The World Health Organization has confirmed a case of Wild Poliovirus infection in Malawi. The case, a three-year-old girl, from Central Constituency in Lilongwe District, Central Region, developed acute flaccid paralysis on 19 November 2021. Two stool specimens were collected for testing on 26 and 27 November, and were received at the Regional Reference Laboratory, at the National Institute of Communicable Disease in South Africa, on 14 January 2022, and then forwarded to the United States Centers for Disease Control and Prevention. The Virus causing the infection has now been confirmed to be Wild Poliovirus Type 1, which is endemic to Pakistan and Afghanistan, and not Wild Poliovirus Type 2, which was formerly endemic to many parts of Africa but is now believed to have been eradicated.
Sequencing of the virus conducted by the National Institute of Communicable Disease on 2 February, and the United States Centers for Disease Control and Prevention on 12 February confirmed this case as Wild Poliovirus Type 1. Analysis shows that the current Wild Poliovirus Type 1 isolate in Malawi is genetically linked to a Pakistan sequence detected in 2020 in Sindh Province.
Africa was declared free of indigenous Wild Polio in August 2020 after eliminating all forms of Wild Polio from the region, and in Malawi, the last clinically confirmed Wild Poliovirus case was reported in 1992.
A Global Polio Eradication Initiative Rapid Response Team has been sent to Malawi to support coordination, surveillance, data management, communications, and operations. Partner organizations also sent teams to support emergency operations and innovative vaccination campaign solutions.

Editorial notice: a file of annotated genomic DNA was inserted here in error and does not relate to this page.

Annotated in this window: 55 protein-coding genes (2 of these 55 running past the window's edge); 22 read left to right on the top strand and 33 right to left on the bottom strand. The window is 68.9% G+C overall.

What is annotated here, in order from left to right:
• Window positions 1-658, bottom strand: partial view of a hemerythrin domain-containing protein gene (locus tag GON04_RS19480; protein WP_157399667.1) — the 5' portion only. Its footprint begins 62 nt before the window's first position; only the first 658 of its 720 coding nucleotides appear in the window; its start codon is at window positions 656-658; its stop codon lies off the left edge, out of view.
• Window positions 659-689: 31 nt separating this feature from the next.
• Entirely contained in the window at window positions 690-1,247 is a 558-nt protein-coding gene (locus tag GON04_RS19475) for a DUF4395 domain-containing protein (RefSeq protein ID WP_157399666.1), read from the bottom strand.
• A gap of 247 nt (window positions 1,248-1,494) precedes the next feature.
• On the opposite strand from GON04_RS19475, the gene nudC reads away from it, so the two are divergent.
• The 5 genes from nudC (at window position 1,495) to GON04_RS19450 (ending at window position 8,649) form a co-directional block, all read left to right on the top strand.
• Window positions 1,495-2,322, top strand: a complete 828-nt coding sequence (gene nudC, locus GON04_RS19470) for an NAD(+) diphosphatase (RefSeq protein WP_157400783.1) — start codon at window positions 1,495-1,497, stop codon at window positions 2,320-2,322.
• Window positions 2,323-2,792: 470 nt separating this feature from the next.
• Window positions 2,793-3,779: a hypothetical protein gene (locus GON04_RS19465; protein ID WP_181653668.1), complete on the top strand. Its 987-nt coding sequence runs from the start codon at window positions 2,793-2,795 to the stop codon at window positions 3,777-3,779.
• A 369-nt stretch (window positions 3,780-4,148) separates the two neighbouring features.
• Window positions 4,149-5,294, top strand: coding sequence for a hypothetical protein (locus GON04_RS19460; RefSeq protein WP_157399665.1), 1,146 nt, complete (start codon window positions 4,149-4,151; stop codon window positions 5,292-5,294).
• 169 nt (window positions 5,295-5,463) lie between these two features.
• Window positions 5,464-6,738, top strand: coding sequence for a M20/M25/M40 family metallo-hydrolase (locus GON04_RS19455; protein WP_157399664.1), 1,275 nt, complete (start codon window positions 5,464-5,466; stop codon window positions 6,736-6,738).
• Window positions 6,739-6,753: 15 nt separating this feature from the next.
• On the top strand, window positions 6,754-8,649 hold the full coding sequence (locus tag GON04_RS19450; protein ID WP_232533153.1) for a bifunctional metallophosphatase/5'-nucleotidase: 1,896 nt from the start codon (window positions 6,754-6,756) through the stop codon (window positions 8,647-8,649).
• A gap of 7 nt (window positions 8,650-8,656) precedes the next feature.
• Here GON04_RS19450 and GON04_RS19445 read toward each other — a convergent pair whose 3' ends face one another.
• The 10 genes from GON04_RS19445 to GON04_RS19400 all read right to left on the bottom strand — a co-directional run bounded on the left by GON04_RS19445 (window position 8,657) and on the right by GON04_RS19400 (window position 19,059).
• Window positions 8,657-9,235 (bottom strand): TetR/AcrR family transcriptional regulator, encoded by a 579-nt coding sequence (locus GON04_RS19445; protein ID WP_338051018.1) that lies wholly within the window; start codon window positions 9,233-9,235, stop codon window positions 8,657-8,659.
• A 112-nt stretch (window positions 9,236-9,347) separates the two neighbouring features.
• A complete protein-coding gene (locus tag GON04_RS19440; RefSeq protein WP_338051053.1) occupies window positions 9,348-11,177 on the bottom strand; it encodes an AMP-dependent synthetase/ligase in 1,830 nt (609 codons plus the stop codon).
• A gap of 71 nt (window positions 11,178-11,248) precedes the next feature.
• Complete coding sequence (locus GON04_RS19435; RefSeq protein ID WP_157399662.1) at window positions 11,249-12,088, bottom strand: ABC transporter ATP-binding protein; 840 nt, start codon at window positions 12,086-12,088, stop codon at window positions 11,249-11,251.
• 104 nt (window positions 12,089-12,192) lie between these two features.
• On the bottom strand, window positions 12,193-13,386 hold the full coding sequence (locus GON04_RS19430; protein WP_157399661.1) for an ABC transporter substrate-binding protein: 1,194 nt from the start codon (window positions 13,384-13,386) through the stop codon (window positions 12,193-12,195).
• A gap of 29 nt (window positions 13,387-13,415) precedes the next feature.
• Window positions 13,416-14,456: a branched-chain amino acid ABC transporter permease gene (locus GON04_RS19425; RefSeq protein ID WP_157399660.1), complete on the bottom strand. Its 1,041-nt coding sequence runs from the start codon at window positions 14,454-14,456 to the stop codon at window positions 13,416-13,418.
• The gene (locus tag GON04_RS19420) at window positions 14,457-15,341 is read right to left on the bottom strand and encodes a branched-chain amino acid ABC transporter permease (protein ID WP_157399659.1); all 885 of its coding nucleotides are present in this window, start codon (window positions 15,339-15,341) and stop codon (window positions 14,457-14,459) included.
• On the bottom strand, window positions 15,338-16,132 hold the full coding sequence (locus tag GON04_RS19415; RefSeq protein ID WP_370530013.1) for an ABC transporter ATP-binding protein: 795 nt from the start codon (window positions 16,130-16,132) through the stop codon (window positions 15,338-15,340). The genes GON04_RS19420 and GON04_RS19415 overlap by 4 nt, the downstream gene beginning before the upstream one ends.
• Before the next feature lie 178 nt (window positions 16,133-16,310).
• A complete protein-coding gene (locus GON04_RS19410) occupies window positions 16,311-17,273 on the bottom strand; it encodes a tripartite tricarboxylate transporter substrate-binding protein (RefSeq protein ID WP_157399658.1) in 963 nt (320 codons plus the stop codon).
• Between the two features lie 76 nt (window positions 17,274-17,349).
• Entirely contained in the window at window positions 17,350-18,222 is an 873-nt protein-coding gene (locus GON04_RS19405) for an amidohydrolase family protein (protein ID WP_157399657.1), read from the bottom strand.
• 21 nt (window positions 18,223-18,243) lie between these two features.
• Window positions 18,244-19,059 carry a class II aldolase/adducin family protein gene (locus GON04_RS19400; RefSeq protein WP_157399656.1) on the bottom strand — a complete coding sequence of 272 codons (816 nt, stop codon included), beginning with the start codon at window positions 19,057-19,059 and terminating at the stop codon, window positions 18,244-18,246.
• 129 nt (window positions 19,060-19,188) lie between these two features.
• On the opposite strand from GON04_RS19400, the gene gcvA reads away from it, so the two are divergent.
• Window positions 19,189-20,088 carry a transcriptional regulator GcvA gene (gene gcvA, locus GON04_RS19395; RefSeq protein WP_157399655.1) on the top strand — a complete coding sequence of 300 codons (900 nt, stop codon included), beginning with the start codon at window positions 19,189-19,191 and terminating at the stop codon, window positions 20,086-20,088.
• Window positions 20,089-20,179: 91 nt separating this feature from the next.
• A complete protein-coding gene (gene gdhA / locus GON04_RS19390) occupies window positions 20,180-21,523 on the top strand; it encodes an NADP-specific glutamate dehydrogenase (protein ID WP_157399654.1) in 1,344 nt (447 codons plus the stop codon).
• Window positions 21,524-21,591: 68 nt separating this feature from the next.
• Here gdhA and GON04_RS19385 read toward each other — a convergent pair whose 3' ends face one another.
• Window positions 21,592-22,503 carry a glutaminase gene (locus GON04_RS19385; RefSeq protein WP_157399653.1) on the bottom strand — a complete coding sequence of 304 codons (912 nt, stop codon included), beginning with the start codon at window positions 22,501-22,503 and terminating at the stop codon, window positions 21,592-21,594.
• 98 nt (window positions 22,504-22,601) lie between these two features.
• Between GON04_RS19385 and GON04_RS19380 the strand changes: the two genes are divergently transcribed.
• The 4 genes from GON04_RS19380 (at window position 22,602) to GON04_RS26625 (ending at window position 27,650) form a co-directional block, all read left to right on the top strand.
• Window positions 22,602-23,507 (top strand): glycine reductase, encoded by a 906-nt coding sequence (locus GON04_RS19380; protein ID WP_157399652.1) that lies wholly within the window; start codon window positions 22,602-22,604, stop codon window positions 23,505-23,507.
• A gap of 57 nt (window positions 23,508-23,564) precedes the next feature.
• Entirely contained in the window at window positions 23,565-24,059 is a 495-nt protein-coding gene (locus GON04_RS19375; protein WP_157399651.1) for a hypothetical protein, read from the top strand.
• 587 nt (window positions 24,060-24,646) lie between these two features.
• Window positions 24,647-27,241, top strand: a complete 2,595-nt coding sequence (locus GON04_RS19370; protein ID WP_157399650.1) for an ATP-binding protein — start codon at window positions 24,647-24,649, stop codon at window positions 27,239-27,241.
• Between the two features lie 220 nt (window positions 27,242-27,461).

Polio is a highly infectious disease, caused by Wild Poliovirus, an RNA Ribovirus that invades the nervous system and can cause permanent paralysis (approximately one in 200 infections) or death (approximately 2-10% of paralysed cases). The virus is transmitted by person-to-person, mainly through the faecal-oral route or, less frequently, by a common vehicle (for example, contaminated water or food).
Two of the three types of Wild Poliovirus have been eradicated (Wild Poliovirus 2 and Wild Poliovirus 3), with ongoing global efforts to eradicate Wild Poliovirus 1. Currently, wild poliovirus is endemic in two countries: Pakistan and Afghanistan. The detection of Wild Poliovirus 1 outside the two countries where the disease is endemic demonstrates the continuous risk of international spread of the disease until every corner of the world is free of Wild Poliovirus 1.
The risk at the national level in Malawi is assessed as high given the presence of high population density, low vaccination coverage (less than 80%) in many districts and lack of a catch-up campaign for more than six years, accumulated susceptible populations, suboptimal acute flaccid paralysis surveillance, and lack of environmental surveillance, that may be affecting the ability to detect cases. Additionally, the country is currently affected by tropical storm Ana which may impact the country’s response capacity by impairing Polio supplementary immunization activities and surveillance activities. The risk at the regional level is assessed as moderate given the significant population movement between Mozambique and Malawi, suboptimal vaccination coverage in the neighbouring countries, and suboptimal surveillance activities.
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